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Getting the Most from Free Resources

Images from the internet: You can safely copy & paste from:

Smiley faceSites where a reputable organisation has released a collection of images that it owns. They either do so on their own site or on a platform such as Flickr

Examples include NASA https://www.nasa.gov/multimedia/imagegallery/index.html
and The Science Museum http://collection.sciencemuseum.org.uk/search/images   
or British Virgin Islands Tourist Board http://www.bviimagelibrary.com/
The University of Creative Arts has released an archive of images for the visual arts for educational use: https://vads.ac.uk/index.php

You do need to check the terms of use and follow instructions for acknowledging the source. See the guidance on referencing Creative Commons images here:

Smiley faceImages which are in the public domain because they are old enough that copyright has expired

For example the British Library has a channel on Flickr where it shares copyright-expired pictures for re-use: https://www.flickr.com/photos/britishlibrary

 

Smiley faceDirectories of free-to-use use images where all images are provided by the site owners on a free-to-use basis

For example freefoto.com

Iconmonstr https://iconmonstr.com/ is a directory of free to use icons

 

Images from the internet: You need to think before using:

QuerySites where members of the public make their images available for anyone to use under a Creative Commons licence - these include Flickr Creative Commons, Pixabay and Google's search for copyright-free images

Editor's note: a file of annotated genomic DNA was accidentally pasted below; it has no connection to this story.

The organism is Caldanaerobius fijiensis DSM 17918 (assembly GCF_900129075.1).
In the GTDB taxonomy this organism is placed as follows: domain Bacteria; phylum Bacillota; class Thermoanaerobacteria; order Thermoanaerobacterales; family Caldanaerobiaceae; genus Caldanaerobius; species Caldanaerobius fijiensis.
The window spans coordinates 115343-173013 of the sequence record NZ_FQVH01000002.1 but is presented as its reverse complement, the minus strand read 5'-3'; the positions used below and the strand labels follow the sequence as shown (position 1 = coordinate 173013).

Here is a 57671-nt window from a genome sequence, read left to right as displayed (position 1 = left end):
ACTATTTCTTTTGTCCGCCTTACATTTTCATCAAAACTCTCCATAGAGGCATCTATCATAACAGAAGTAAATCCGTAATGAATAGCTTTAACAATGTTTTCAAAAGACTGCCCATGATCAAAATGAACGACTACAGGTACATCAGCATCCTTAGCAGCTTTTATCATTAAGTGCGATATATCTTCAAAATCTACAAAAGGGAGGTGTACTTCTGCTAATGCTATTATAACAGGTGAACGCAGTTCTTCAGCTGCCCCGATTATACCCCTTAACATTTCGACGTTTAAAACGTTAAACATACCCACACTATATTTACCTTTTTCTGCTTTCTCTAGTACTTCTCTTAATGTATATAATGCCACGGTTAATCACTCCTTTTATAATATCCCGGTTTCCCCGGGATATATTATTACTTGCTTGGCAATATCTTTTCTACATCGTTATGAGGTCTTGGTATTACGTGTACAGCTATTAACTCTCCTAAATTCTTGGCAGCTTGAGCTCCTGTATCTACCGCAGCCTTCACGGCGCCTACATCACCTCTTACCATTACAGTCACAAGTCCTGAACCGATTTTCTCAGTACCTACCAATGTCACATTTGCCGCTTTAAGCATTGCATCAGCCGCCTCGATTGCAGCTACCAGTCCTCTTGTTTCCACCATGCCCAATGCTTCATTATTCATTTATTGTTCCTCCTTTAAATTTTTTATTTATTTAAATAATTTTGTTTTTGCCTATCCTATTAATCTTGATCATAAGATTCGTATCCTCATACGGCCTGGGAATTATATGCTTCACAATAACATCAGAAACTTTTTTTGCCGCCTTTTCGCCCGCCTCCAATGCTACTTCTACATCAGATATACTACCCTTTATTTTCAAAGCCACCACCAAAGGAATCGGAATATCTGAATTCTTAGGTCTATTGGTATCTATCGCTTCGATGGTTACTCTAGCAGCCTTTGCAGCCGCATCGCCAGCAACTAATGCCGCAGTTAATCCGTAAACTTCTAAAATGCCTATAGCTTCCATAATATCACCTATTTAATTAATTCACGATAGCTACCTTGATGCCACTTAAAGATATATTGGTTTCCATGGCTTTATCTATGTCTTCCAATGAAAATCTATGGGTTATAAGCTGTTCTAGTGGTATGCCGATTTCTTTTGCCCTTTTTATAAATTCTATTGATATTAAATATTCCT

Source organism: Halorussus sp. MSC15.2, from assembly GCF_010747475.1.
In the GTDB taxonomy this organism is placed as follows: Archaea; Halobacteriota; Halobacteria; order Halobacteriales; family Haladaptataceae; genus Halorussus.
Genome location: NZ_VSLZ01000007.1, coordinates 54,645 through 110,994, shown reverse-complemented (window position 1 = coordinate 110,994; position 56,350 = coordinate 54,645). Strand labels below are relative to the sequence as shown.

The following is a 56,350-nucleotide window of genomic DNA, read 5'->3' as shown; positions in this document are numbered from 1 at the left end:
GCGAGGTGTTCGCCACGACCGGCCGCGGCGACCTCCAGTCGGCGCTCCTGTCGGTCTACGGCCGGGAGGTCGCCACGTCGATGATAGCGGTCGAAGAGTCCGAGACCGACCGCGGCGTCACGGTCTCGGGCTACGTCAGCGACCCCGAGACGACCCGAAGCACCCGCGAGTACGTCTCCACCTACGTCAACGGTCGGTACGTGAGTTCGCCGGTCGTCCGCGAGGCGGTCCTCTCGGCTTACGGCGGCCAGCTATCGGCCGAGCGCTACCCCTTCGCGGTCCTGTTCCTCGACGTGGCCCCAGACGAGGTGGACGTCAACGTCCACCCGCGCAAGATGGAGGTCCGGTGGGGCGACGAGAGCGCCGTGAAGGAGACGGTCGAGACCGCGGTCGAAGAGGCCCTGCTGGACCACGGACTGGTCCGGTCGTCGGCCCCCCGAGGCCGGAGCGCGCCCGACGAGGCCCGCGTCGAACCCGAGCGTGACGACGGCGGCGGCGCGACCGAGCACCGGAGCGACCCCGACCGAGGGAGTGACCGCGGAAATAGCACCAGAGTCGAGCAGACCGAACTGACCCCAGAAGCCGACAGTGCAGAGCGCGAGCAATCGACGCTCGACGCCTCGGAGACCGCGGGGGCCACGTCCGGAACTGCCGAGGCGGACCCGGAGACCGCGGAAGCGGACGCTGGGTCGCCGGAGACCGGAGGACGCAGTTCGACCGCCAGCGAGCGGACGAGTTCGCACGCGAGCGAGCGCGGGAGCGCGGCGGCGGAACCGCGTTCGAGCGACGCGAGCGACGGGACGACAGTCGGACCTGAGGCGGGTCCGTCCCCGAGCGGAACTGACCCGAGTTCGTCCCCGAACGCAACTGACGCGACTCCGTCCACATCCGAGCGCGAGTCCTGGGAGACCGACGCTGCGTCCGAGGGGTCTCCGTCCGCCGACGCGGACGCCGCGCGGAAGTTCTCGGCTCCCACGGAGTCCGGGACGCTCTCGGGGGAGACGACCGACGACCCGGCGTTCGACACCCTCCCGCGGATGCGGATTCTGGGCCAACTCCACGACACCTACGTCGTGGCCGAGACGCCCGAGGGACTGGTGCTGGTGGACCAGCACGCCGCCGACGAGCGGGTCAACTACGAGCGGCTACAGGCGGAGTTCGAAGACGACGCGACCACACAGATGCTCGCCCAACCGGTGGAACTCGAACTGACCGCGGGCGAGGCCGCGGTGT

• People can add pictures without knowing that the picture they have taken breaches copyright. The fact that they are happy for you to re-use it is irrelevant if the picture itself breaches copyright. An example of this would be a picture someone has taken of a painting in an art gallery. Use of that picture would breach the artist's rights if reused.
  • You can use "reverse image" search to get a sense of whether the picture is original or whether it may have been copied without permission. Use TinEye.com or Google image search.
  • Some sites such as Flickr allow photographers easily to change their licence. This means that after you have used a picture, its licence could change and you could unwittingly breach copyright.

Search for more examples of image-sharing sites using https://search.creativecommons.org/